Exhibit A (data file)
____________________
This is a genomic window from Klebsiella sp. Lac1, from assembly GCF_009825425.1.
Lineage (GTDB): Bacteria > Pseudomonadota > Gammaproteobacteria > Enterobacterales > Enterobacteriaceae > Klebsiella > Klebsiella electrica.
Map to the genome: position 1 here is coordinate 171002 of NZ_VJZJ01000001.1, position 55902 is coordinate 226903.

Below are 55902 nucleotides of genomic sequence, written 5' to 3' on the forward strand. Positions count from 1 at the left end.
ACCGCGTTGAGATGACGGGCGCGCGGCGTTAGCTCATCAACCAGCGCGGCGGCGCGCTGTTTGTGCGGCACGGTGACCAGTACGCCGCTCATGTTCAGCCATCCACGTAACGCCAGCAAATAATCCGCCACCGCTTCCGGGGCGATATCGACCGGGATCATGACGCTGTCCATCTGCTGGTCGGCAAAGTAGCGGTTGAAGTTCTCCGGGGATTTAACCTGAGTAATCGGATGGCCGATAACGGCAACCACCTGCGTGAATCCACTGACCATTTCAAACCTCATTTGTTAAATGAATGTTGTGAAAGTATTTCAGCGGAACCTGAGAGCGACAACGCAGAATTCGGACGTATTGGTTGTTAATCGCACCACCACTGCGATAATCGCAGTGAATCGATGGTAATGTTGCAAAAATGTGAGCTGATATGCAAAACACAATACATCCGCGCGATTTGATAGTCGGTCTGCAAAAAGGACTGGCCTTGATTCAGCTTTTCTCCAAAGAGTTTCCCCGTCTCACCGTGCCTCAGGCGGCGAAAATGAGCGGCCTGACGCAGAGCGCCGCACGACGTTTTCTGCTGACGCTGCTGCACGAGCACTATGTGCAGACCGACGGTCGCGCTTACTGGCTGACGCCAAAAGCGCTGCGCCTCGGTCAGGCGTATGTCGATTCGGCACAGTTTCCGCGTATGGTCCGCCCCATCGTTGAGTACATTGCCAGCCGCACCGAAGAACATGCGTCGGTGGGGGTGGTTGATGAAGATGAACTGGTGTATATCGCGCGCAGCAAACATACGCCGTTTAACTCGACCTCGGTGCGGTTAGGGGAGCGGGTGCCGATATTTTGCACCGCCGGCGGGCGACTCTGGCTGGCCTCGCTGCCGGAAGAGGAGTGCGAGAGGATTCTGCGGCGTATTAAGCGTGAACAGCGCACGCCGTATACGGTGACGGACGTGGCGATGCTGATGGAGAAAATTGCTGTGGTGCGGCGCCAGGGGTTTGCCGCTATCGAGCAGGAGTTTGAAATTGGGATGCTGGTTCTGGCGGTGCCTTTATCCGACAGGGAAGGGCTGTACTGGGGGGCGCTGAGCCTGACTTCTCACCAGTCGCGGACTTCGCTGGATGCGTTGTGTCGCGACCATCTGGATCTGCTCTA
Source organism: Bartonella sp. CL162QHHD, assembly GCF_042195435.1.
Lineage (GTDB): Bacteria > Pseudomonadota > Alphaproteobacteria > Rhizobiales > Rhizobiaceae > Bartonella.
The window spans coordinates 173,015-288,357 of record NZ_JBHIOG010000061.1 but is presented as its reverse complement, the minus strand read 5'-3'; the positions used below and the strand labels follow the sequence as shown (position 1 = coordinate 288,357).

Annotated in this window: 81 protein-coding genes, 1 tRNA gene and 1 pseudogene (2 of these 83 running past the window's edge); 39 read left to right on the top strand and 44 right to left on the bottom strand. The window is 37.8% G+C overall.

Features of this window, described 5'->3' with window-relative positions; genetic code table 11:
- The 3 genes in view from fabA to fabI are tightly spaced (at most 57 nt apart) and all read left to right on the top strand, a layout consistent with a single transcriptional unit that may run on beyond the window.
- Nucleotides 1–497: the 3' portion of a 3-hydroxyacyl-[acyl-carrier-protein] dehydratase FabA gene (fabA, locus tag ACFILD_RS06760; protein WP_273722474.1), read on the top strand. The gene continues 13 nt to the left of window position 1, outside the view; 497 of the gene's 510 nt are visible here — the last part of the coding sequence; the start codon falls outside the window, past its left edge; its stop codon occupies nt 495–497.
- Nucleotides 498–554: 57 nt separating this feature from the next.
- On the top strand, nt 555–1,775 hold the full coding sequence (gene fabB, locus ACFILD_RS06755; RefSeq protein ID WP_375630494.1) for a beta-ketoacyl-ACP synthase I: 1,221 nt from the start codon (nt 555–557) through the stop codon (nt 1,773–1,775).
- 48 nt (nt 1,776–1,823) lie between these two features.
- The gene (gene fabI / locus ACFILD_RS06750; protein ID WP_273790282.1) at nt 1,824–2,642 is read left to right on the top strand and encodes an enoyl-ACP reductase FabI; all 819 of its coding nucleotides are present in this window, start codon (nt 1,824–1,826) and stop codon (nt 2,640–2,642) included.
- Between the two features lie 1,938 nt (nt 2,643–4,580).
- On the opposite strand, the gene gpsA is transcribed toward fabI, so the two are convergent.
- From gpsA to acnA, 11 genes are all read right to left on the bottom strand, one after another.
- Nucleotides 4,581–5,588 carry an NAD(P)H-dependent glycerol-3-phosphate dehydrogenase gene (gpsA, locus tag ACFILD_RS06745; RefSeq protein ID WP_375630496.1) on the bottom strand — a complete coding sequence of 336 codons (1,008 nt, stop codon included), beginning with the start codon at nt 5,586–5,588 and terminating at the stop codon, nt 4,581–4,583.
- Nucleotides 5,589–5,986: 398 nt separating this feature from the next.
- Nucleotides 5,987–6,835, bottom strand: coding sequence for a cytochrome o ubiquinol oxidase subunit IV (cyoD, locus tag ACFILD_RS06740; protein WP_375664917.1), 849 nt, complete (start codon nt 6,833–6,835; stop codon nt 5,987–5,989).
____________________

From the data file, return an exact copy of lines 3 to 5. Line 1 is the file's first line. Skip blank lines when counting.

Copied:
Map to the genome: position 1 here is coordinate 171002 of NZ_VJZJ01000001.1, position 55902 is coordinate 226903.

Below are 55902 nucleotides of genomic sequence, written 5' to 3' on the forward strand. Positions count from 1 at the left end.
ACCGCGTTGAGATGACGGGCGCGCGGCGTTAGCTCATCAACCAGCGCGGCGGCGCGCTGTTTGTGCGGCACGGTGACCAGTACGCCGCTCATGTTCAGCCATCCACGTAACGCCAGCAAATAATCCGCCACCGCTTCCGGGGCGATATCGACCGGGATCATGACGCTGTCCATCTGCTGGTCGGCAAAGTAGCGGTTGAAGTTCTCCGGGGATTTAACCTGAGTAATCGGATGGCCGATAACGGCAACCACCTGCGTGAATCCACTGACCATTTCAAACCTCATTTGTTAAATGAATGTTGTGAAAGTATTTCAGCGGAACCTGAGAGCGACAACGCAGAATTCGGACGTATTGGTTGTTAATCGCACCACCACTGCGATAATCGCAGTGAATCGATGGTAATGTTGCAAAAATGTGAGCTGATATGCAAAACACAATACATCCGCGCGATTTGATAGTCGGTCTGCAAAAAGGACTGGCCTTGATTCAGCTTTTCTCCAAAGAGTTTCCCCGTCTCACCGTGCCTCAGGCGGCGAAAATGAGCGGCCTGACGCAGAGCGCCGCACGACGTTTTCTGCTGACGCTGCTGCACGAGCACTATGTGCAGACCGACGGTCGCGCTTACTGGCTGACGCCAAAAGCGCTGCGCCTCGGTCAGGCGTATGTCGATTCGGCACAGTTTCCGCGTATGGTCCGCCCCATCGTTGAGTACATTGCCAGCCGCACCGAAGAACATGCGTCGGTGGGGGTGGTTGATGAAGATGAACTGGTGTATATCGCGCGCAGCAAACATACGCCGTTTAACTCGACCTCGGTGCGGTTAGGGGAGCGGGTGCCGATATTTTGCACCGCCGGCGGGCGACTCTGGCTGGCCTCGCTGCCGGAAGAGGAGTGCGAGAGGATTCTGCGGCGTATTAAGCGTGAACAGCGCACGCCGTATACGGTGACGGACGTGGCGATGCTGATGGAGAAAATTGCTGTGGTGCGGCGCCAGGGGTTTGCCGCTATCGAGCAGGAGTTTGAAATTGGGATGCTGGTTCTGGCGGTGCCTTTATCCGACAGGGAAGGGCTGTACTGGGGGGCGCTGAGCCTGACTTCTCACCAGTCGCGGACTTCGCTGGATGCGTTGTGTCGCGACCATCTGGATCTGCTCTA